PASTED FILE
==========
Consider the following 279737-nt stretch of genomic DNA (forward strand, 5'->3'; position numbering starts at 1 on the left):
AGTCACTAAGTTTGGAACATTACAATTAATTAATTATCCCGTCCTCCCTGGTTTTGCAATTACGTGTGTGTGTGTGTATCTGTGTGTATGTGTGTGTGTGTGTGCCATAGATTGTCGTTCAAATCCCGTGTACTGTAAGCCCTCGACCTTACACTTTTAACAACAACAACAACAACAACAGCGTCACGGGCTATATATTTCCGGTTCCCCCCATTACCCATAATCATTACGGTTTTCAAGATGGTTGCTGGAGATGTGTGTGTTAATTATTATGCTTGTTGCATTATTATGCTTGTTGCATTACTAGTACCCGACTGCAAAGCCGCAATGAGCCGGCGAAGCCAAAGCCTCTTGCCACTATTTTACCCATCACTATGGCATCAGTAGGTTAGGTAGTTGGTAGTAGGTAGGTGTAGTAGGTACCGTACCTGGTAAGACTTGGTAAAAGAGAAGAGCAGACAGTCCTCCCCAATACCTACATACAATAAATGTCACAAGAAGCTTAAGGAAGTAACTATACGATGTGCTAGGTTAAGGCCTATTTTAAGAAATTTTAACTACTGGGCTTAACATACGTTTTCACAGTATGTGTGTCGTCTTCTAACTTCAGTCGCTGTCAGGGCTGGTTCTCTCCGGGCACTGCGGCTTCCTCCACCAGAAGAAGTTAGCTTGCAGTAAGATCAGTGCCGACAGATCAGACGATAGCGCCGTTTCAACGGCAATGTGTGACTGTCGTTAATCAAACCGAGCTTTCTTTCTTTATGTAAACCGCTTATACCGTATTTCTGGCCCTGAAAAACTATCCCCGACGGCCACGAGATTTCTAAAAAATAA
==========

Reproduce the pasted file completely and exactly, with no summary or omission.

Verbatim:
Consider the following 279737-nt stretch of genomic DNA (forward strand, 5'->3'; position numbering starts at 1 on the left):
AGTCACTAAGTTTGGAACATTACAATTAATTAATTATCCCGTCCTCCCTGGTTTTGCAATTACGTGTGTGTGTGTGTATCTGTGTGTATGTGTGTGTGTGTGTGCCATAGATTGTCGTTCAAATCCCGTGTACTGTAAGCCCTCGACCTTACACTTTTAACAACAACAACAACAACAACAGCGTCACGGGCTATATATTTCCGGTTCCCCCCATTACCCATAATCATTACGGTTTTCAAGATGGTTGCTGGAGATGTGTGTGTTAATTATTATGCTTGTTGCATTATTATGCTTGTTGCATTACTAGTACCCGACTGCAAAGCCGCAATGAGCCGGCGAAGCCAAAGCCTCTTGCCACTATTTTACCCATCACTATGGCATCAGTAGGTTAGGTAGTTGGTAGTAGGTAGGTGTAGTAGGTACCGTACCTGGTAAGACTTGGTAAAAGAGAAGAGCAGACAGTCCTCCCCAATACCTACATACAATAAATGTCACAAGAAGCTTAAGGAAGTAACTATACGATGTGCTAGGTTAAGGCCTATTTTAAGAAATTTTAACTACTGGGCTTAACATACGTTTTCACAGTATGTGTGTCGTCTTCTAACTTCAGTCGCTGTCAGGGCTGGTTCTCTCCGGGCACTGCGGCTTCCTCCACCAGAAGAAGTTAGCTTGCAGTAAGATCAGTGCCGACAGATCAGACGATAGCGCCGTTTCAACGGCAATGTGTGACTGTCGTTAATCAAACCGAGCTTTCTTTCTTTATGTAAACCGCTTATACCGTATTTCTGGCCCTGAAAAACTATCCCCGACGGCCACGAGATTTCTAAAAAATAA